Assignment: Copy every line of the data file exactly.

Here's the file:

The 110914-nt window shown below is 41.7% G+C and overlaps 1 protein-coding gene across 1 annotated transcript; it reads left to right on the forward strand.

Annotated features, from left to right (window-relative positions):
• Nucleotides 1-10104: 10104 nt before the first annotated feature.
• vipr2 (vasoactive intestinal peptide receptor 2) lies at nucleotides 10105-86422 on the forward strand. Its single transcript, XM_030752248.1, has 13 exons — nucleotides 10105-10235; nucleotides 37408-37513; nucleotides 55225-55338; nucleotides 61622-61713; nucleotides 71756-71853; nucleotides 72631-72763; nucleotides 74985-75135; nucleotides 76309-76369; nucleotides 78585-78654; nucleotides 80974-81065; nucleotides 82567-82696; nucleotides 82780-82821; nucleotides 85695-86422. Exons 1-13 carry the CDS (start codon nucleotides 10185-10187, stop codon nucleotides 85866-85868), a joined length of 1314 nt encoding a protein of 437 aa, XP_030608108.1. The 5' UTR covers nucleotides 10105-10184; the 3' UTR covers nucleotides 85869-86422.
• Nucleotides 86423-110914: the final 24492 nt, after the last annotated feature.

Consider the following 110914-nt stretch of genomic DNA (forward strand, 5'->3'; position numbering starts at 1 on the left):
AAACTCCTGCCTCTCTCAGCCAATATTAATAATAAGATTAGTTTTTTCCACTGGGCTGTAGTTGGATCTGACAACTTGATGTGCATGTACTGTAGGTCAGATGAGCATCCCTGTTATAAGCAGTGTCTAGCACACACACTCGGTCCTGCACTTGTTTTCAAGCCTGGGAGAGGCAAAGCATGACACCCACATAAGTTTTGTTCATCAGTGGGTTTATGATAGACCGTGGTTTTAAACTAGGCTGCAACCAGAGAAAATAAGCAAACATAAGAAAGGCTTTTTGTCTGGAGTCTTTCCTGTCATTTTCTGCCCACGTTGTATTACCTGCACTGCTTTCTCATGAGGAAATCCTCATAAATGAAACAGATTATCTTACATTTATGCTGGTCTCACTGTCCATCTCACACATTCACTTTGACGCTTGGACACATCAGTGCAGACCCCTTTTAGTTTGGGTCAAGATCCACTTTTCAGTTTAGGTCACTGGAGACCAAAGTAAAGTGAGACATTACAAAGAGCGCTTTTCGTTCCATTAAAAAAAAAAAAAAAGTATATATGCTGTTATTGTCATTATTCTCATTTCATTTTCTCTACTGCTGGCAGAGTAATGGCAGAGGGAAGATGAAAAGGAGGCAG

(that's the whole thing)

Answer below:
The 110914-nt window shown below is 41.7% G+C and overlaps 1 protein-coding gene across 1 annotated transcript; it reads left to right on the forward strand.

Annotated features, from left to right (window-relative positions):
• Nucleotides 1-10104: 10104 nt before the first annotated feature.
• vipr2 (vasoactive intestinal peptide receptor 2) lies at nucleotides 10105-86422 on the forward strand. Its single transcript, XM_030752248.1, has 13 exons — nucleotides 10105-10235; nucleotides 37408-37513; nucleotides 55225-55338; nucleotides 61622-61713; nucleotides 71756-71853; nucleotides 72631-72763; nucleotides 74985-75135; nucleotides 76309-76369; nucleotides 78585-78654; nucleotides 80974-81065; nucleotides 82567-82696; nucleotides 82780-82821; nucleotides 85695-86422. Exons 1-13 carry the CDS (start codon nucleotides 10185-10187, stop codon nucleotides 85866-85868), a joined length of 1314 nt encoding a protein of 437 aa, XP_030608108.1. The 5' UTR covers nucleotides 10105-10184; the 3' UTR covers nucleotides 85869-86422.
• Nucleotides 86423-110914: the final 24492 nt, after the last annotated feature.

Consider the following 110914-nt stretch of genomic DNA (forward strand, 5'->3'; position numbering starts at 1 on the left):
AAACTCCTGCCTCTCTCAGCCAATATTAATAATAAGATTAGTTTTTTCCACTGGGCTGTAGTTGGATCTGACAACTTGATGTGCATGTACTGTAGGTCAGATGAGCATCCCTGTTATAAGCAGTGTCTAGCACACACACTCGGTCCTGCACTTGTTTTCAAGCCTGGGAGAGGCAAAGCATGACACCCACATAAGTTTTGTTCATCAGTGGGTTTATGATAGACCGTGGTTTTAAACTAGGCTGCAACCAGAGAAAATAAGCAAACATAAGAAAGGCTTTTTGTCTGGAGTCTTTCCTGTCATTTTCTGCCCACGTTGTATTACCTGCACTGCTTTCTCATGAGGAAATCCTCATAAATGAAACAGATTATCTTACATTTATGCTGGTCTCACTGTCCATCTCACACATTCACTTTGACGCTTGGACACATCAGTGCAGACCCCTTTTAGTTTGGGTCAAGATCCACTTTTCAGTTTAGGTCACTGGAGACCAAAGTAAAGTGAGACATTACAAAGAGCGCTTTTCGTTCCATTAAAAAAAAAAAAAAAGTATATATGCTGTTATTGTCATTATTCTCATTTCATTTTCTCTACTGCTGGCAGAGTAATGGCAGAGGGAAGATGAAAAGGAGGCAG